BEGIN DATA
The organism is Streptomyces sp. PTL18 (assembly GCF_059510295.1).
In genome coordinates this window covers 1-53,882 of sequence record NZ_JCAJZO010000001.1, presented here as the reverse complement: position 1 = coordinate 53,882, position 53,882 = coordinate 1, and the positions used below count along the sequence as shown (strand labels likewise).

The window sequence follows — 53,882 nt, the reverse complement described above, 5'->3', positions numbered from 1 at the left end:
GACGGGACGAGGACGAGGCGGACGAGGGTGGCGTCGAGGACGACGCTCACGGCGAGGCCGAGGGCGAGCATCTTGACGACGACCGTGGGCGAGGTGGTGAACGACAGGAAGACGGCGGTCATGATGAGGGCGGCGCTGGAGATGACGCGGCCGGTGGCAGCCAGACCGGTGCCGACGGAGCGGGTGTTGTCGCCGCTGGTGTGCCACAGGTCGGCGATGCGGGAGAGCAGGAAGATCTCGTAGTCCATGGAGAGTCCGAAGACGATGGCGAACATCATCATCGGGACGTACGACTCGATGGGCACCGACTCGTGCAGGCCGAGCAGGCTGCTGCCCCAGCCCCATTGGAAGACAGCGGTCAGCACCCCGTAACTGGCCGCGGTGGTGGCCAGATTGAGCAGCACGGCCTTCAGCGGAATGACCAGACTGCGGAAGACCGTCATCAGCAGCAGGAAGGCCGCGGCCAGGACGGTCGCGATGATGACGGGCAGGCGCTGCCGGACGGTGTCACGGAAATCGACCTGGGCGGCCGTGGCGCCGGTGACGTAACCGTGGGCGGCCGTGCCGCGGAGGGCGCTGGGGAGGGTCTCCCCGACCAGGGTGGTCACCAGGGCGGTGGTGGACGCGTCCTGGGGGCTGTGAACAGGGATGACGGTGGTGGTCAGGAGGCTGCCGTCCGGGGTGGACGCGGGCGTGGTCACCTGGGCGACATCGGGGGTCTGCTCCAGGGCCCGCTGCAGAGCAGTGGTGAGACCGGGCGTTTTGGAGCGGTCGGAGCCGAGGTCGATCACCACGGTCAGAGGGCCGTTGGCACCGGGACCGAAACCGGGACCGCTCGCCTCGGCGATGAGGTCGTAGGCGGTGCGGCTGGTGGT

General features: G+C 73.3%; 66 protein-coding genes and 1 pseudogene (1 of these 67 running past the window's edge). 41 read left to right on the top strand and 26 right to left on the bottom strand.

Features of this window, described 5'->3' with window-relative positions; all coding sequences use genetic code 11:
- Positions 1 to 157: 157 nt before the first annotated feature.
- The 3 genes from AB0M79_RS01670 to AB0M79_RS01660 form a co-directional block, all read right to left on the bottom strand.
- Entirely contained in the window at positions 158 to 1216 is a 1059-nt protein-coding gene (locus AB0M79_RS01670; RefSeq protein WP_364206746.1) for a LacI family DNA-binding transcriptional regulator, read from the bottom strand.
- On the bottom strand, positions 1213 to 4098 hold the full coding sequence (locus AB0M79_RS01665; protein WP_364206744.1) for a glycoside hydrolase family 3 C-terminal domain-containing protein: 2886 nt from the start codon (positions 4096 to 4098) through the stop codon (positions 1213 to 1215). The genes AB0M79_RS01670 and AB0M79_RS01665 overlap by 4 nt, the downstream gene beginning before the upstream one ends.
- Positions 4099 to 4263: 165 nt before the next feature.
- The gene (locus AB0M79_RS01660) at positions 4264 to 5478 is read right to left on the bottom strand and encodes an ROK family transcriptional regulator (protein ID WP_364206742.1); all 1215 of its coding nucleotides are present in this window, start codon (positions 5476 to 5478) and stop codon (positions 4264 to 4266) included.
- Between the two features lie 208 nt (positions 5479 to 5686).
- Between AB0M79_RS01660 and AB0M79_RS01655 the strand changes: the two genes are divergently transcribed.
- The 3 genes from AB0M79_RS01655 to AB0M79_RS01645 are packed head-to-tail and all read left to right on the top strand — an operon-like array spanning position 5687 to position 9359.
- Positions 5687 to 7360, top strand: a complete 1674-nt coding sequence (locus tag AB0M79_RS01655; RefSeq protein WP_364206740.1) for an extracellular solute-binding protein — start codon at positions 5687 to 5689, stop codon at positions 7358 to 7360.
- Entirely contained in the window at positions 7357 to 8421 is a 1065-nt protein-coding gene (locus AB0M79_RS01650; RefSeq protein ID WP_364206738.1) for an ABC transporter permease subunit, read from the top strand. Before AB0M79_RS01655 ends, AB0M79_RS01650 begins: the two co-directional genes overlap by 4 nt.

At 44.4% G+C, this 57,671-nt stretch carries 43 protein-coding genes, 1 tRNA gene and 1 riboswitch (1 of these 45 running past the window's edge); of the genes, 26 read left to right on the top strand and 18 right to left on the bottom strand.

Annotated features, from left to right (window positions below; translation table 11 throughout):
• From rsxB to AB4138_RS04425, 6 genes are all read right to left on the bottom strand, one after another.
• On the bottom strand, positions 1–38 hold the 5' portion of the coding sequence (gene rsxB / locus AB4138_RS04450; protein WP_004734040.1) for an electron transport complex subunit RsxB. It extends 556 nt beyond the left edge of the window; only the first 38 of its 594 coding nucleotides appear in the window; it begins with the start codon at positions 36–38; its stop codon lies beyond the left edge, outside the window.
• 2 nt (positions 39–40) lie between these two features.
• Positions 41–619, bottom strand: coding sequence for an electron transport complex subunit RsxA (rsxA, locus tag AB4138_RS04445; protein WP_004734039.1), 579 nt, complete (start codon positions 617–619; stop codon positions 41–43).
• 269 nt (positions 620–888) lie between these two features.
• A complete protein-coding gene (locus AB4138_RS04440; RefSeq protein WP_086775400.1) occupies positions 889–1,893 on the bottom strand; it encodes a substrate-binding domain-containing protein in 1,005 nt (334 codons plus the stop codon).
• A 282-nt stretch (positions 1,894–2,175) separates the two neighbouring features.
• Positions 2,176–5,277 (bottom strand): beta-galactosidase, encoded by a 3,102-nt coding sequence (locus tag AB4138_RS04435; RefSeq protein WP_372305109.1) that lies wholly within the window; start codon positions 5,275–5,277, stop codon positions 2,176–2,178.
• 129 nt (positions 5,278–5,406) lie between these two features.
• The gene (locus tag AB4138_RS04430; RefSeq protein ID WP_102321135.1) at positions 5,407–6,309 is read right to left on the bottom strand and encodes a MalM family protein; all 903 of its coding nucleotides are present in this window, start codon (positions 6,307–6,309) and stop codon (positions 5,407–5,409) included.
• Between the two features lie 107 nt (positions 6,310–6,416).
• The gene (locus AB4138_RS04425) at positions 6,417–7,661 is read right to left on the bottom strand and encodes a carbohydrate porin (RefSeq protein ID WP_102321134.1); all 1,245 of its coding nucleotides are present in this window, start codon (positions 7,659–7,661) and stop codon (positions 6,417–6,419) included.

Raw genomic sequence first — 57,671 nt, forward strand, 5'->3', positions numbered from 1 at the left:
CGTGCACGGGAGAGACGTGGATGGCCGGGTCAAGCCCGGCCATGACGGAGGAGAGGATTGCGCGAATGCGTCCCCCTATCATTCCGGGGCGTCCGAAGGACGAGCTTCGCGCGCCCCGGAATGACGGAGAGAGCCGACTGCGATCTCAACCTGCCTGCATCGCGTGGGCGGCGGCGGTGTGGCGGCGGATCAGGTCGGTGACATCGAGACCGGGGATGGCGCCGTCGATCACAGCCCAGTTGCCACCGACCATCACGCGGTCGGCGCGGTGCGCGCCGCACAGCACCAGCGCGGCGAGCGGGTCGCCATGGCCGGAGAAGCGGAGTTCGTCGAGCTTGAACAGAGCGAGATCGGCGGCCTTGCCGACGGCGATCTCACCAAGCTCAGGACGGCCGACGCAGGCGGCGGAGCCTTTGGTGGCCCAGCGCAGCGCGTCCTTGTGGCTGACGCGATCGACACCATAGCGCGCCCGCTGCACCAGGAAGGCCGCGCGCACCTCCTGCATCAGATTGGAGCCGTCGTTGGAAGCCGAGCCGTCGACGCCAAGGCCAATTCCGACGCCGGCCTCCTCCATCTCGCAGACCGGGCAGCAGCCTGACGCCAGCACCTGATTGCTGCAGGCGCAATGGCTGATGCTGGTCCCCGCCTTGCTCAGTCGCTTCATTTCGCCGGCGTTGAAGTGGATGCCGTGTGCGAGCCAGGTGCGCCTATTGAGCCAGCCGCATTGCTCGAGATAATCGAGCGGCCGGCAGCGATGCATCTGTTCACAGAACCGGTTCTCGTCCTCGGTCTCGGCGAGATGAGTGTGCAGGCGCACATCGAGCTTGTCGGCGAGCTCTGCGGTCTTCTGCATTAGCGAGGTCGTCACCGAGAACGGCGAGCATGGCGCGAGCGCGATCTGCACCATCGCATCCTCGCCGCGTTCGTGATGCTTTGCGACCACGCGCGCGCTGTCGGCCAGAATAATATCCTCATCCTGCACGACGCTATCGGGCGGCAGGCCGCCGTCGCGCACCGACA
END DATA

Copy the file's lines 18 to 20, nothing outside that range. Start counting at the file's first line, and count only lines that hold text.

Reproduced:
At 44.4% G+C, this 57,671-nt stretch carries 43 protein-coding genes, 1 tRNA gene and 1 riboswitch (1 of these 45 running past the window's edge); of the genes, 26 read left to right on the top strand and 18 right to left on the bottom strand.

Annotated features, from left to right (window positions below; translation table 11 throughout):
• From rsxB to AB4138_RS04425, 6 genes are all read right to left on the bottom strand, one after another.